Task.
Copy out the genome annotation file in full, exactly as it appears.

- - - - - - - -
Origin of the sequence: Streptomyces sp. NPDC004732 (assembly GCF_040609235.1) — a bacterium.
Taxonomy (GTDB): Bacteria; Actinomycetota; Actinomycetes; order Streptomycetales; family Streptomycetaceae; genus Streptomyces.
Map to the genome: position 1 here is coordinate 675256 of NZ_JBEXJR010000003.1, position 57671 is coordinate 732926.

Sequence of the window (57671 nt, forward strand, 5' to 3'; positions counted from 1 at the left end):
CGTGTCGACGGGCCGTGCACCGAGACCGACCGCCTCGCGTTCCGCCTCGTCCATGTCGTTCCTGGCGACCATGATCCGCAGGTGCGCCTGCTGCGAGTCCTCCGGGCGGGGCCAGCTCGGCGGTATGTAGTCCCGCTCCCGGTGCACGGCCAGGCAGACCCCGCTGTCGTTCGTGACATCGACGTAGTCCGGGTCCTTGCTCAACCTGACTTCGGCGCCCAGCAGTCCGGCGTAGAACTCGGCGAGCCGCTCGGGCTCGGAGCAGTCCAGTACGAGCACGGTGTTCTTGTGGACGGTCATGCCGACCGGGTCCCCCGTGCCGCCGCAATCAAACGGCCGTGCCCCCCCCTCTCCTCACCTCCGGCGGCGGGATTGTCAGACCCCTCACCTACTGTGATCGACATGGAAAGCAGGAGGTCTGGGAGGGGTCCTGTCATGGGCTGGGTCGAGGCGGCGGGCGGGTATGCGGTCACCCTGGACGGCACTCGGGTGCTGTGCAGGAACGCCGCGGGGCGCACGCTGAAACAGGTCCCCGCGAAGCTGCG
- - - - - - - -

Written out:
Origin of the sequence: Streptomyces sp. NPDC004732 (assembly GCF_040609235.1) — a bacterium.
Taxonomy (GTDB): Bacteria; Actinomycetota; Actinomycetes; order Streptomycetales; family Streptomycetaceae; genus Streptomyces.
Map to the genome: position 1 here is coordinate 675256 of NZ_JBEXJR010000003.1, position 57671 is coordinate 732926.

Sequence of the window (57671 nt, forward strand, 5' to 3'; positions counted from 1 at the left end):
CGTGTCGACGGGCCGTGCACCGAGACCGACCGCCTCGCGTTCCGCCTCGTCCATGTCGTTCCTGGCGACCATGATCCGCAGGTGCGCCTGCTGCGAGTCCTCCGGGCGGGGCCAGCTCGGCGGTATGTAGTCCCGCTCCCGGTGCACGGCCAGGCAGACCCCGCTGTCGTTCGTGACATCGACGTAGTCCGGGTCCTTGCTCAACCTGACTTCGGCGCCCAGCAGTCCGGCGTAGAACTCGGCGAGCCGCTCGGGCTCGGAGCAGTCCAGTACGAGCACGGTGTTCTTGTGGACGGTCATGCCGACCGGGTCCCCCGTGCCGCCGCAATCAAACGGCCGTGCCCCCCCCTCTCCTCACCTCCGGCGGCGGGATTGTCAGACCCCTCACCTACTGTGATCGACATGGAAAGCAGGAGGTCTGGGAGGGGTCCTGTCATGGGCTGGGTCGAGGCGGCGGGCGGGTATGCGGTCACCCTGGACGGCACTCGGGTGCTGTGCAGGAACGCCGCGGGGCGCACGCTGAAACAGGTCCCCGCGAAGCTGCG